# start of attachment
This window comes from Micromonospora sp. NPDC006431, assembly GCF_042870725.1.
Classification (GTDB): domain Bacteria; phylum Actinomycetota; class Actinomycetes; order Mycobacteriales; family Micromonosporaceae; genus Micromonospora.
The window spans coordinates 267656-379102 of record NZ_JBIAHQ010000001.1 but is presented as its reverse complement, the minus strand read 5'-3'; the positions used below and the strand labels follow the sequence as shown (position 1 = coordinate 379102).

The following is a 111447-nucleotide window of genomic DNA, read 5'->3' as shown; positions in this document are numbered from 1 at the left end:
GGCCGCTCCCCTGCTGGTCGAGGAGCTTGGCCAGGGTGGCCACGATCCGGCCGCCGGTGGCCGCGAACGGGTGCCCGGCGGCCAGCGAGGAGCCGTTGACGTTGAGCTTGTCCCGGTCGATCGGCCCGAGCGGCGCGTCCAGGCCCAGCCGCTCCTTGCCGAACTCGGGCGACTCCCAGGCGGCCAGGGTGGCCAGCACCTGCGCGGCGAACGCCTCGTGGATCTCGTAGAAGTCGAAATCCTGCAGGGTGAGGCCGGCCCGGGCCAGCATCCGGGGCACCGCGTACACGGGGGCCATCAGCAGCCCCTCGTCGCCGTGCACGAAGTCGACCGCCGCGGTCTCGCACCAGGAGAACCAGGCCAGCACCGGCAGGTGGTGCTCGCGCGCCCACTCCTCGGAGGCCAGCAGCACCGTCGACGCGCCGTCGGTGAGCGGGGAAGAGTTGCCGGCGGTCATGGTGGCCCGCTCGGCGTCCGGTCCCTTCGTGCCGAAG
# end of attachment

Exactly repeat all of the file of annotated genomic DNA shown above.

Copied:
This window comes from Micromonospora sp. NPDC006431, assembly GCF_042870725.1.
Classification (GTDB): domain Bacteria; phylum Actinomycetota; class Actinomycetes; order Mycobacteriales; family Micromonosporaceae; genus Micromonospora.
The window spans coordinates 267656-379102 of record NZ_JBIAHQ010000001.1 but is presented as its reverse complement, the minus strand read 5'-3'; the positions used below and the strand labels follow the sequence as shown (position 1 = coordinate 379102).

The following is a 111447-nucleotide window of genomic DNA, read 5'->3' as shown; positions in this document are numbered from 1 at the left end:
GGCCGCTCCCCTGCTGGTCGAGGAGCTTGGCCAGGGTGGCCACGATCCGGCCGCCGGTGGCCGCGAACGGGTGCCCGGCGGCCAGCGAGGAGCCGTTGACGTTGAGCTTGTCCCGGTCGATCGGCCCGAGCGGCGCGTCCAGGCCCAGCCGCTCCTTGCCGAACTCGGGCGACTCCCAGGCGGCCAGGGTGGCCAGCACCTGCGCGGCGAACGCCTCGTGGATCTCGTAGAAGTCGAAATCCTGCAGGGTGAGGCCGGCCCGGGCCAGCATCCGGGGCACCGCGTACACGGGGGCCATCAGCAGCCCCTCGTCGCCGTGCACGAAGTCGACCGCCGCGGTCTCGCACCAGGAGAACCAGGCCAGCACCGGCAGGTGGTGCTCGCGCGCCCACTCCTCGGAGGCCAGCAGCACCGTCGACGCGCCGTCGGTGAGCGGGGAAGAGTTGCCGGCGGTCATGGTGGCCCGCTCGGCGTCCGGTCCCTTCGTGCCGAAG